The following logical equivalence shows us that every WFF that uses $\u27f9$ can be written with $\mathrm{\neg}$ and $\vee $ instead.

Let $\varphi $ and $\psi $ be WFFs. Then

$$(\varphi \u27f9\psi )\equiv (\mathrm{\neg}\varphi \vee \psi ).$$ |

Here is the truth table that proves this result:

$\varphi $ | $\psi $ | $(\varphi \u27f9\psi )$ | $(\mathrm{\neg}\varphi \vee \psi )$ |
---|---|---|---|

T | T | T | T |

T | F | F | F |

F | T | T | T |

F | F | T | T |

This equivalence is commonly used when proving a statement like “$a$ implies $b$.” Proofs of statements in this form are often carried out by assuming that $a$ is true and then deducing that $b$ is also true. Why is that sufficient to prove $(a\u27f9b)$?

Suppose that if $a$ is true, so is $b$. If $a$ is false then $\mathrm{\neg}a$
is true, so $(\mathrm{\neg}a\vee b)$ is true *no matter what the statements
$a$ and $b$ were*. On the other hand if $a$ is true we know $b$ is true
as well, so $(\mathrm{\neg}a\vee b)$ is true in that case too. So regardless of
the truth value of $a$, the formula $(\mathrm{\neg}a\vee b)$ is true. Because
this is logically equivalent to $(a\u27f9b)$, we’re done.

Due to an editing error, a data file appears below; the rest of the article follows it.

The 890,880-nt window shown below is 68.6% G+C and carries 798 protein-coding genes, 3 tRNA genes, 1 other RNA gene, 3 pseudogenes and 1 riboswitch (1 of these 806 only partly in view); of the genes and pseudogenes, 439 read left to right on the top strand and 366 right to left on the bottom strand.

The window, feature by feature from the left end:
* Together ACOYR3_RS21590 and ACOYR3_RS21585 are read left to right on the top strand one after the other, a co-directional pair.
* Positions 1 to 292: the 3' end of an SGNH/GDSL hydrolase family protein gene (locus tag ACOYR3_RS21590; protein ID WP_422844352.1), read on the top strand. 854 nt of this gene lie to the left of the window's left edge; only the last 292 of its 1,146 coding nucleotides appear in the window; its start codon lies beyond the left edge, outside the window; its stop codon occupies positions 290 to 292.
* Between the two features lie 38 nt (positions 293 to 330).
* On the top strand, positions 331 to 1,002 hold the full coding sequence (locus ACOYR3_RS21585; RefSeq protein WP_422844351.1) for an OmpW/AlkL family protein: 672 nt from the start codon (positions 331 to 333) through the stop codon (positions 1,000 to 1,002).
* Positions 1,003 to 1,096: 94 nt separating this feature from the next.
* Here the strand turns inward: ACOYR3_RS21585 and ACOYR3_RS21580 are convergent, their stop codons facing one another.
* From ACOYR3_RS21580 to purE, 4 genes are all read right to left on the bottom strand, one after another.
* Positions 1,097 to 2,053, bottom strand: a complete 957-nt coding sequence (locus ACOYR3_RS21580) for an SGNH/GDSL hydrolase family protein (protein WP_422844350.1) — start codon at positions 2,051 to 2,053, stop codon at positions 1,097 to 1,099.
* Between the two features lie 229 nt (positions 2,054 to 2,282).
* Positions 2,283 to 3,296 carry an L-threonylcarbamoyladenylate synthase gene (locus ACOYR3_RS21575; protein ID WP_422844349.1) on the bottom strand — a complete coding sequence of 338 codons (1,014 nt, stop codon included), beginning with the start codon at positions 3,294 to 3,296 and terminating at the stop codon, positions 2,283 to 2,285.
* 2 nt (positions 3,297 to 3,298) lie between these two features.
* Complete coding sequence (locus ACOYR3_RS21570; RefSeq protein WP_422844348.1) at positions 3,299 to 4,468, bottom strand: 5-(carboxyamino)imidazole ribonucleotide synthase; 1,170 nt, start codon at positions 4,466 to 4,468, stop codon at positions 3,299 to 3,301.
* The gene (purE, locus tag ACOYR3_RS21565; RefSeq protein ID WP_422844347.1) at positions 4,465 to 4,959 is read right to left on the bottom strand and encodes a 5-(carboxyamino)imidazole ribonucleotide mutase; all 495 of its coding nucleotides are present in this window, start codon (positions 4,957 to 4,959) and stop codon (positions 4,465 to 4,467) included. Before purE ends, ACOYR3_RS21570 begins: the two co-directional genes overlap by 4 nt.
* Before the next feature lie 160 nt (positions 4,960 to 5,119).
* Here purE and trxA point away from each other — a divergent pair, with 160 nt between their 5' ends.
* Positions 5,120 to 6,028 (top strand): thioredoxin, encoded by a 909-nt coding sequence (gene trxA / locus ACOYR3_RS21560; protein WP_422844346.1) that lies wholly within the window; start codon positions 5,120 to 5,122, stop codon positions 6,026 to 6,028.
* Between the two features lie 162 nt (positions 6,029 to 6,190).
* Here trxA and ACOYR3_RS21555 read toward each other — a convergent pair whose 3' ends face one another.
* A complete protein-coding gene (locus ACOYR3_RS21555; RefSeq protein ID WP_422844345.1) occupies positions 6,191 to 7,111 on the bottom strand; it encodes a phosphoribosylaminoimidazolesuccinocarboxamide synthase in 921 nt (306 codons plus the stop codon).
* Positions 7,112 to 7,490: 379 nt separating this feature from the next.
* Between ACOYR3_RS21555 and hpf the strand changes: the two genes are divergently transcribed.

The contrapositive of an implication $(a\u27f9b)$ is by definition $(\mathrm{\neg}b\u27f9\mathrm{\neg}a)$. For example, the contrapositive of “if it’s Monday, then it’s raining” is “if it’s not raining, then it’s not Monday.” We are going to use the logical equivalence of the previous section to show that an implication is logically equivalent to its contrapositive.

Let $\varphi $ and $\psi $ be WFFs. Then

$$(\varphi \u27f9\psi )\equiv (\mathrm{\neg}\psi \u27f9\mathrm{\neg}\varphi ).$$ |

You can check the truth tables for these two statements, or you can do this:

$(\varphi \u27f9\psi )$ | $\equiv (\mathrm{\neg}\varphi \vee \psi )$ | Theorem 1.7.1 | ||

$\equiv (\mathrm{\neg}\varphi \vee \mathrm{\neg}\mathrm{\neg}\psi )$ | Theorem 1.6.2 | |||

$\equiv (\mathrm{\neg}\mathrm{\neg}\psi \vee \mathrm{\neg}\varphi )$ | Theorem 1.5.1 | |||

$\equiv (\mathrm{\neg}\psi \u27f9\mathrm{\neg}\varphi )$ | Theorem 1.7.1 |

∎

Again this is very useful as a proof technique. If you want to prove $(a\u27f9b)$, it is logically equivalent to prove the contrapositive $(\mathrm{\neg}b\u27f9\mathrm{\neg}a)$, and this is sometimes easier. An example is

${x}^{2}$ is an irrational number implies $x$ is an irrational number.

This statement is true, but the contrapositive “$x$ is rational implies ${x}^{2}$ is rational” is easier to prove because $x$ being rational actually tells you something specific (that $x=p/q$ for some whole numbers $p$ and $q$) which you can use to make the proof work. There are further examples given in this blog post by Timothy Gowers.

Don’t confuse the contrapositive of an implies statement with its converse. The converse of $(\varphi \u27f9\psi )$ is defined to be $(\psi \u27f9\varphi )$, and these two are not in general logically equivalent. (You should think of a truth assignment to show that $(p\u27f9q)$ and $(q\u27f9p)$ are not logically equivalent.)